- The total blackout of football only lasted a few days. It was announced on September 14th that friendly matches could be arranged and Southport wasted no time in fixing up a visit to Stockport County on the 16th. Permission was granted to play i8-year-old Billy Sinclair who was in the Army. It was reported that Bob Jones, Albert Stapleton and Jack Preece had found employment at Brockhouses, the engineering firm, while Dennis Grainger was working as a hairdresser and his brother Jack had got a job at Hartwood Hosiery. Later on that month, as the opening three games were expunged from the records, regional football was introduced, with the Football League divided into seven sections; Southport were accommodated in the North West grouping. Bob Hodgkiss earned the distinction of scoring the first goal in regional football from a free-kick within two minutes of the start against Oldham Athletic.
As players were called up and left the town, so others came back. In December 1939 Jack Little made his first appearance for six and a half years and obtained employment at the gasworks, while other pre-war players like Norman Kitchen and Jimmy Watt returned to the town to play. The Football League decreed that the maximum wage would be no more than 3os. and no bonuses would be paid. The minimum admission price was fixed at a shilling, although clubs could charge less for women and boys. Week by week the exodus gained pace and by March 1940 it was reported that at least sixteen Southport players were serving in the forces.
As the season drew to a close, youth was given its chance. A friendly game was arranged with Preston North End 'A' at Deepdale. Though Southport were defeated 8-0, the one redeeming feature was the brilliant display of Billy Dobson, a Holy Trinity product, in the Southport goal. Another star of this game was a Preston youngster called Tom Finney, who gave the runaround to local lad Bill Sumner.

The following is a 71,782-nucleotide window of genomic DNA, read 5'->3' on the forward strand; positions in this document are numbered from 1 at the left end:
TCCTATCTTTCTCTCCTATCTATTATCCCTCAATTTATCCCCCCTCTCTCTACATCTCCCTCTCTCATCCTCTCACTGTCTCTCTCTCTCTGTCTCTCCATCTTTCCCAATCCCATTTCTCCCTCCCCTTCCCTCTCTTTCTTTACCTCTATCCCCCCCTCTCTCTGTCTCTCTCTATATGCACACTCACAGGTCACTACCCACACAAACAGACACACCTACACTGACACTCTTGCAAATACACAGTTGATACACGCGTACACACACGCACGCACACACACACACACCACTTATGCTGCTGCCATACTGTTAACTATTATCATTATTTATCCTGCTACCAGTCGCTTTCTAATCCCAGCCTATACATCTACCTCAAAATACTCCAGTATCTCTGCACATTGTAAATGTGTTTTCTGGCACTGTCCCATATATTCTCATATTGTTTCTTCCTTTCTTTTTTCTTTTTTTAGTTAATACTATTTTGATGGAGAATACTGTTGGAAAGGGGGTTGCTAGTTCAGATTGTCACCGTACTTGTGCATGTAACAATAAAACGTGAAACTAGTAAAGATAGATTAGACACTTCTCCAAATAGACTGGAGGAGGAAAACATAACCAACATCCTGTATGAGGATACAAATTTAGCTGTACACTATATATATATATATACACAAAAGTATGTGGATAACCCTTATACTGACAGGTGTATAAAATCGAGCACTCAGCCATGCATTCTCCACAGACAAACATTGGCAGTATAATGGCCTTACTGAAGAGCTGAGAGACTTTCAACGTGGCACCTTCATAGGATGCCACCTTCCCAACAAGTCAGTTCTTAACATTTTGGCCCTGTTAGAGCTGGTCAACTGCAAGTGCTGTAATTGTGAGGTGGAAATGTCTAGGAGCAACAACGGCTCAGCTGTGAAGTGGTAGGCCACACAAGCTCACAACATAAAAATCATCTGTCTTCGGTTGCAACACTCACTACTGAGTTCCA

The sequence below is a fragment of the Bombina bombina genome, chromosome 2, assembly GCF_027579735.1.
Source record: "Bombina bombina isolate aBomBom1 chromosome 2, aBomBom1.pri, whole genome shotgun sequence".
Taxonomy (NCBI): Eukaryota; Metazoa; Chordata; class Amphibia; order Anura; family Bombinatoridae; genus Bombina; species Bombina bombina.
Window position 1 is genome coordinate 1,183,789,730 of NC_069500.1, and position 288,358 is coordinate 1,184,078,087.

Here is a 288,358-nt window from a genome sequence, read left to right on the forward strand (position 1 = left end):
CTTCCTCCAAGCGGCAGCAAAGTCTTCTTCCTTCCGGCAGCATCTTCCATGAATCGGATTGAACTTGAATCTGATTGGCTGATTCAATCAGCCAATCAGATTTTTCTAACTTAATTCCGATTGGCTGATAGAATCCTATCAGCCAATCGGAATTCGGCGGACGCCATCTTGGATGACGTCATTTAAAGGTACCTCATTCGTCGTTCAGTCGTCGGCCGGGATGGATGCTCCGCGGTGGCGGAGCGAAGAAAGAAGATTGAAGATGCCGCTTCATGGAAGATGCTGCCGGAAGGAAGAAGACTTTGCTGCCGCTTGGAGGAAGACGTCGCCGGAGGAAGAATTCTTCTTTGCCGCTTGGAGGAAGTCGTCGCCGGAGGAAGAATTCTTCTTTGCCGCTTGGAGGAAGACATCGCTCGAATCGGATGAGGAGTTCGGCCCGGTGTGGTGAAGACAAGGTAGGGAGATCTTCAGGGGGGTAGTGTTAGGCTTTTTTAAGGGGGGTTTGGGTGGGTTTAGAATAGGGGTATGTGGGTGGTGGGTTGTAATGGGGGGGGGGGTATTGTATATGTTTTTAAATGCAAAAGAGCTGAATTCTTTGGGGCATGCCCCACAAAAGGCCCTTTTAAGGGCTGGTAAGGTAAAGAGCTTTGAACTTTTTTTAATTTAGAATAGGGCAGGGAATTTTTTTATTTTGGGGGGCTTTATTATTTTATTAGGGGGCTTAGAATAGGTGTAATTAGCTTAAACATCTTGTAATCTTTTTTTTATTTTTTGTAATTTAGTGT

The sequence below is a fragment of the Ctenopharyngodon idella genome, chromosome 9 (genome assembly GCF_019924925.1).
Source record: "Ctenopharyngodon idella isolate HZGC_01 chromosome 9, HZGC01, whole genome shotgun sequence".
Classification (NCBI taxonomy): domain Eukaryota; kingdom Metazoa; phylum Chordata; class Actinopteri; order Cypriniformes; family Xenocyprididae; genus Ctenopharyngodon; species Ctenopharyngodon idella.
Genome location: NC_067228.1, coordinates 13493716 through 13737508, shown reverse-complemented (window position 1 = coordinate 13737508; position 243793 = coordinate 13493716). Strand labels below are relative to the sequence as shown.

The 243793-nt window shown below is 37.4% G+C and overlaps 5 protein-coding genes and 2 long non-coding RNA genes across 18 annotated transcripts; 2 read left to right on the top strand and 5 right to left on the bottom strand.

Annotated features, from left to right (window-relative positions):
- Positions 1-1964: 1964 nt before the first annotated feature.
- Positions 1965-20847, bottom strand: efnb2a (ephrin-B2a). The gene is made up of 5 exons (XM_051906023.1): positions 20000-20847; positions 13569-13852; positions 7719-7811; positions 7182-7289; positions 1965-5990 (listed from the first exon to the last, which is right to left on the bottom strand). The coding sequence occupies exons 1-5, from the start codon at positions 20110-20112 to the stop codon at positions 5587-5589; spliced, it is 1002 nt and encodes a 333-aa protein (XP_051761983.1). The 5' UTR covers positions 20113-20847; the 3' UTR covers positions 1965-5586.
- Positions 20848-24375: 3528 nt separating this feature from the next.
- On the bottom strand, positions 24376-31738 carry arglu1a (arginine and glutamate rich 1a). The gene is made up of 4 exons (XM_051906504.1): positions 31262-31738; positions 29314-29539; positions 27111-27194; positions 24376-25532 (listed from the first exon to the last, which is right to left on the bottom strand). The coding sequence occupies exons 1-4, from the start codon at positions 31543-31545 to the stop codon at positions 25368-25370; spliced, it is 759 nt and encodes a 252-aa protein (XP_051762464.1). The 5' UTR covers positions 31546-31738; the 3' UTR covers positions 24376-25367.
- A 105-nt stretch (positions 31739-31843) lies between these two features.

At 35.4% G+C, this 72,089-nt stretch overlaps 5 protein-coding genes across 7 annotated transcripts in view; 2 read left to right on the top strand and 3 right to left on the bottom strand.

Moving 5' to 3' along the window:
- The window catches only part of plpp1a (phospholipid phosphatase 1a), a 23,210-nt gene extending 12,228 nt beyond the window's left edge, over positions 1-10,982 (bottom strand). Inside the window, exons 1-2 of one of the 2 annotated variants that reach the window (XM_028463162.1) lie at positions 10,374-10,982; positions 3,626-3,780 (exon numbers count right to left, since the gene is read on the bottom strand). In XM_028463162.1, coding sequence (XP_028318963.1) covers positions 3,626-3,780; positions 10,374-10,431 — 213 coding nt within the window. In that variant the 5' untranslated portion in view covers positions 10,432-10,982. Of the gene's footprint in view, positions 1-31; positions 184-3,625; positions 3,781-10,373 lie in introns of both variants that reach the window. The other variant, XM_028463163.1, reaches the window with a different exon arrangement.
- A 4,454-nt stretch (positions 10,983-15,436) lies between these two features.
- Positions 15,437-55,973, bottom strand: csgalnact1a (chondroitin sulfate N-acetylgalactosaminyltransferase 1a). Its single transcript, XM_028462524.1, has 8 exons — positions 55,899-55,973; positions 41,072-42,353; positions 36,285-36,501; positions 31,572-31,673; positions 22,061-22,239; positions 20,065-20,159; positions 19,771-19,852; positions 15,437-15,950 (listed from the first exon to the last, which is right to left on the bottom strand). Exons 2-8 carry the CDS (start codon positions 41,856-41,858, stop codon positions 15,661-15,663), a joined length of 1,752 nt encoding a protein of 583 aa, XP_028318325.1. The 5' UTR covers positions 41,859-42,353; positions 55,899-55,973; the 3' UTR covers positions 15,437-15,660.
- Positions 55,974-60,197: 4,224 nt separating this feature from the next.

Southport finished tenth out of twelve in the Regional League North West and announced a loss of k 1,303 18s. id. A great deal of this deficit stemmed from the summer wages paid out in preparation for a normal season. It was announced after the Annual General Meeting that Secretary-Manager Gordon Hunt had agreed to forgo any remuneration and would carry on unpaid until better times were reached. His gesture was much appreciated by the board. It was further stated that the club now had no paid staff, all the work being undertaken voluntarily. Even trainer Billy Semple's name was reluctantly removed from the payroll when he started work at Brockhouses. In the summer of 1940 Gordon Hunt declared that 'It is the wish of the board that the club should carry on if at all possible and I am trying to complete a list of twenty fixtures for the first half of the season'.
Reproduced with Permission from:
The Sandgrounders: The Complete League History of Southport F. C., by Michael Braham and Geoff Wilde (Palatine Books, 1995). ISBN 978-1-874181-14-9